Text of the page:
Dr. King was assassinated in Memphis, TN, the day prior to a planned march through downtown in support of Memphis public employees who were seeking to create a union. He understood that civil rights and union rights were both required to have human rights.
The march proceeded when Coretta King arrived to take her husband’s place. The Memphis public employees marched through the streets with signs that read, “I AM A MAN.” These signs conveyed the thought that these workers were not being treated as human beings and that by birth they were entitled to be treated with dignity and respect. Continue reading
This is the second in a series of article on the struggle for civil rights in the U.S.
There is a tendency in the white community to deify Dr. King and demonize Malcolm X. Rather than to recognize that each, along with thousands of others, contributed their own distinct part to the struggle for human rights and civil rights in the U.S. That struggle is far from over and rather than seek to divide, all supporters must seek to find common ground.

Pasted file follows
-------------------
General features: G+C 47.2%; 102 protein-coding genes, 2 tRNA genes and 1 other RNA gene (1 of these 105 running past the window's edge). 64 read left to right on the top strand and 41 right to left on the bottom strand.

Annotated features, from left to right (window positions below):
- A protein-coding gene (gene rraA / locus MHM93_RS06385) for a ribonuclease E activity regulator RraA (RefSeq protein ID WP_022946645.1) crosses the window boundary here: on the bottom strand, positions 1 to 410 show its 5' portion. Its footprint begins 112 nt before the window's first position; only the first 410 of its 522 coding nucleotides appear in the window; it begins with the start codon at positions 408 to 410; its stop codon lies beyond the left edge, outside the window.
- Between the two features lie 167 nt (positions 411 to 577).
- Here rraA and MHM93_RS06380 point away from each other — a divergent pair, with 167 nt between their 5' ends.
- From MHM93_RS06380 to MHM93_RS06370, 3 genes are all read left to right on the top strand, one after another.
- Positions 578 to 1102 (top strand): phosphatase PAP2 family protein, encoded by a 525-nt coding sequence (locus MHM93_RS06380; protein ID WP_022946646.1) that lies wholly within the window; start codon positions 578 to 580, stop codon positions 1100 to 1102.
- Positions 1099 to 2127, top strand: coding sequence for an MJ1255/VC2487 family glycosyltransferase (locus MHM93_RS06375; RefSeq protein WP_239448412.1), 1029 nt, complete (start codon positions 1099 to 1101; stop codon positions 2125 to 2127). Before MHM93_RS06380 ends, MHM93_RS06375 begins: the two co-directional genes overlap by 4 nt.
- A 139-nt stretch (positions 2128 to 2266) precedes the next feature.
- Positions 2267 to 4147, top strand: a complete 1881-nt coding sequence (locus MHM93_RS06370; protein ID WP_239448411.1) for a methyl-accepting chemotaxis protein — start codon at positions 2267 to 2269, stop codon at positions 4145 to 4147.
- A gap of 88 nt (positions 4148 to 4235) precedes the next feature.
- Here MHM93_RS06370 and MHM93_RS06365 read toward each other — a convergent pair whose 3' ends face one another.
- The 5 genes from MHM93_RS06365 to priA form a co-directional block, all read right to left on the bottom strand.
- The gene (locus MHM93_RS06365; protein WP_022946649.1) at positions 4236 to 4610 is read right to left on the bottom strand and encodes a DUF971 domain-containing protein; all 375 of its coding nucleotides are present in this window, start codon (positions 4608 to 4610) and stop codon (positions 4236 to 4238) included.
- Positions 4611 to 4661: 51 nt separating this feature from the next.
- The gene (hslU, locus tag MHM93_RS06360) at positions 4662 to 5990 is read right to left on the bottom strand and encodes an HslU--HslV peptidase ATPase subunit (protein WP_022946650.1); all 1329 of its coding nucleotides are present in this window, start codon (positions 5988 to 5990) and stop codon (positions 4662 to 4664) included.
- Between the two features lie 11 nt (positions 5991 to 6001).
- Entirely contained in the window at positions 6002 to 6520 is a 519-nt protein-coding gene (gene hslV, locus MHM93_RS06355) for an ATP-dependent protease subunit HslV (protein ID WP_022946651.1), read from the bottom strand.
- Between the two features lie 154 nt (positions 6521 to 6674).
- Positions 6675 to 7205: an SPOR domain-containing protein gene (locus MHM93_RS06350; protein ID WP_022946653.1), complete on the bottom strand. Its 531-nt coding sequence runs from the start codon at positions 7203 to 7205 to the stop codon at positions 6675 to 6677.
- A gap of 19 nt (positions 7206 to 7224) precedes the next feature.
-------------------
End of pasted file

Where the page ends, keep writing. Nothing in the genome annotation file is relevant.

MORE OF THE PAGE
Take the test below to see if you can determine who said what. Some of these eight quotes came from Dr. King and others came from Malcolm X. Continue reading
This is the first in a series of posts remembering the assassination of Dr. King and the events that preceded and followed.
Slavery is not a part of our history. Since to be a part of our history would suggest that there are other aspects of our history that are separate from slavery. They are not. The wealth that built this country sits on a foundation of capital created by enslaved people. The roots of racism that permeate every aspect of life in America began when the first Yankee financed and shipped African slaves into the Caribbean. How our government operates and even how we elect Presidents are all derived from the institutions of slavery. Continue reading